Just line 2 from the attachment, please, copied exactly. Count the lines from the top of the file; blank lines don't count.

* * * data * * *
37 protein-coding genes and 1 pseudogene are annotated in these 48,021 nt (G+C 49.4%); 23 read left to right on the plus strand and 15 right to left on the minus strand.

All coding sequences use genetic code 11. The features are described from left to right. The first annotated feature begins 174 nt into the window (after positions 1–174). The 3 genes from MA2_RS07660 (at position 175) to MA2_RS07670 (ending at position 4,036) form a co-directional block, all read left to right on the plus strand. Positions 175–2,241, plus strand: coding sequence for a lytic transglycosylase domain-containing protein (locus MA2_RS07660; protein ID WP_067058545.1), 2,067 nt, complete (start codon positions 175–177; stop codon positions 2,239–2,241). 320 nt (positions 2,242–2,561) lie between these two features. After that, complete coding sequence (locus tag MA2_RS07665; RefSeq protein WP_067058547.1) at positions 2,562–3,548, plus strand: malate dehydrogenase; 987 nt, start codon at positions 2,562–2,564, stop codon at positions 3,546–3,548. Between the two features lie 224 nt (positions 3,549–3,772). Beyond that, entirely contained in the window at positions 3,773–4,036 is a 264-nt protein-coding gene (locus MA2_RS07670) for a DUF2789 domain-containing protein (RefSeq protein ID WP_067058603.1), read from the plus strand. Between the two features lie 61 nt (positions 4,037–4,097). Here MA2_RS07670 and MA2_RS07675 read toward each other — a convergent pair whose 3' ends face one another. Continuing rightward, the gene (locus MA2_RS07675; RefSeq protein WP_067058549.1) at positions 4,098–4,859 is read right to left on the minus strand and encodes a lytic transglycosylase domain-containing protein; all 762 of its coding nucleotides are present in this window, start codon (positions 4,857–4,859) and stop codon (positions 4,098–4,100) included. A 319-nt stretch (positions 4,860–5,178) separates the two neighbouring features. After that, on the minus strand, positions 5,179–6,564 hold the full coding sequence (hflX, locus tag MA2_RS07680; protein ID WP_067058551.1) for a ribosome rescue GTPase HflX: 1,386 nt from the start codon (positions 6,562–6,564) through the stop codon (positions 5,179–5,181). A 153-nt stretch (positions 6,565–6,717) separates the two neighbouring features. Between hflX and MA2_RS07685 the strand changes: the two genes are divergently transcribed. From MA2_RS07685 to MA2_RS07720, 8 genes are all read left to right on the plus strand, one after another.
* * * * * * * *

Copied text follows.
All coding sequences use genetic code 11. The features are described from left to right. The first annotated feature begins 174 nt into the window (after positions 1–174). The 3 genes from MA2_RS07660 (at position 175) to MA2_RS07670 (ending at position 4,036) form a co-directional block, all read left to right on the plus strand. Positions 175–2,241, plus strand: coding sequence for a lytic transglycosylase domain-containing protein (locus MA2_RS07660; protein ID WP_067058545.1), 2,067 nt, complete (start codon positions 175–177; stop codon positions 2,239–2,241). 320 nt (positions 2,242–2,561) lie between these two features. After that, complete coding sequence (locus tag MA2_RS07665; RefSeq protein WP_067058547.1) at positions 2,562–3,548, plus strand: malate dehydrogenase; 987 nt, start codon at positions 2,562–2,564, stop codon at positions 3,546–3,548. Between the two features lie 224 nt (positions 3,549–3,772). Beyond that, entirely contained in the window at positions 3,773–4,036 is a 264-nt protein-coding gene (locus MA2_RS07670) for a DUF2789 domain-containing protein (RefSeq protein ID WP_067058603.1), read from the plus strand. Between the two features lie 61 nt (positions 4,037–4,097). Here MA2_RS07670 and MA2_RS07675 read toward each other — a convergent pair whose 3' ends face one another. Continuing rightward, the gene (locus MA2_RS07675; RefSeq protein WP_067058549.1) at positions 4,098–4,859 is read right to left on the minus strand and encodes a lytic transglycosylase domain-containing protein; all 762 of its coding nucleotides are present in this window, start codon (positions 4,857–4,859) and stop codon (positions 4,098–4,100) included. A 319-nt stretch (positions 4,860–5,178) separates the two neighbouring features. After that, on the minus strand, positions 5,179–6,564 hold the full coding sequence (hflX, locus tag MA2_RS07680; protein ID WP_067058551.1) for a ribosome rescue GTPase HflX: 1,386 nt from the start codon (positions 6,562–6,564) through the stop codon (positions 5,179–5,181). A 153-nt stretch (positions 6,565–6,717) separates the two neighbouring features. Between hflX and MA2_RS07685 the strand changes: the two genes are divergently transcribed. From MA2_RS07685 to MA2_RS07720, 8 genes are all read left to right on the plus strand, one after another.